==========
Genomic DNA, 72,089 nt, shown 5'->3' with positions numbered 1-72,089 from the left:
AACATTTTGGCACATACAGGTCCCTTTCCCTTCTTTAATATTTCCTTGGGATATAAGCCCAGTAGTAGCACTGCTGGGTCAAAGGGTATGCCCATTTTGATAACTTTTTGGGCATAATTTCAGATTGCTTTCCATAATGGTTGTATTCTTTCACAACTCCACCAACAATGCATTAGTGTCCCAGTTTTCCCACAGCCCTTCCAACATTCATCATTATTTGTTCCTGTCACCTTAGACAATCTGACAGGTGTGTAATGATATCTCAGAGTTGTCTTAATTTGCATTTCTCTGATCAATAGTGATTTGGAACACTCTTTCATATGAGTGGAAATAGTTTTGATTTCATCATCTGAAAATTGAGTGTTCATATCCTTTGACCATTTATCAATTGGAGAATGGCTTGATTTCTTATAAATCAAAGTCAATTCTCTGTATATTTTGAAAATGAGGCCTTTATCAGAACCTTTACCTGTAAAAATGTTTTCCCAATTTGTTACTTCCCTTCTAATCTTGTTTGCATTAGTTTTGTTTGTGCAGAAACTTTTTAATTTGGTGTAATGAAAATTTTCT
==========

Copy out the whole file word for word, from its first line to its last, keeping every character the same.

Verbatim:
Genomic DNA, 72,089 nt, shown 5'->3' with positions numbered 1-72,089 from the left:
AACATTTTGGCACATACAGGTCCCTTTCCCTTCTTTAATATTTCCTTGGGATATAAGCCCAGTAGTAGCACTGCTGGGTCAAAGGGTATGCCCATTTTGATAACTTTTTGGGCATAATTTCAGATTGCTTTCCATAATGGTTGTATTCTTTCACAACTCCACCAACAATGCATTAGTGTCCCAGTTTTCCCACAGCCCTTCCAACATTCATCATTATTTGTTCCTGTCACCTTAGACAATCTGACAGGTGTGTAATGATATCTCAGAGTTGTCTTAATTTGCATTTCTCTGATCAATAGTGATTTGGAACACTCTTTCATATGAGTGGAAATAGTTTTGATTTCATCATCTGAAAATTGAGTGTTCATATCCTTTGACCATTTATCAATTGGAGAATGGCTTGATTTCTTATAAATCAAAGTCAATTCTCTGTATATTTTGAAAATGAGGCCTTTATCAGAACCTTTACCTGTAAAAATGTTTTCCCAATTTGTTACTTCCCTTCTAATCTTGTTTGCATTAGTTTTGTTTGTGCAGAAACTTTTTAATTTGGTGTAATGAAAATTTTCT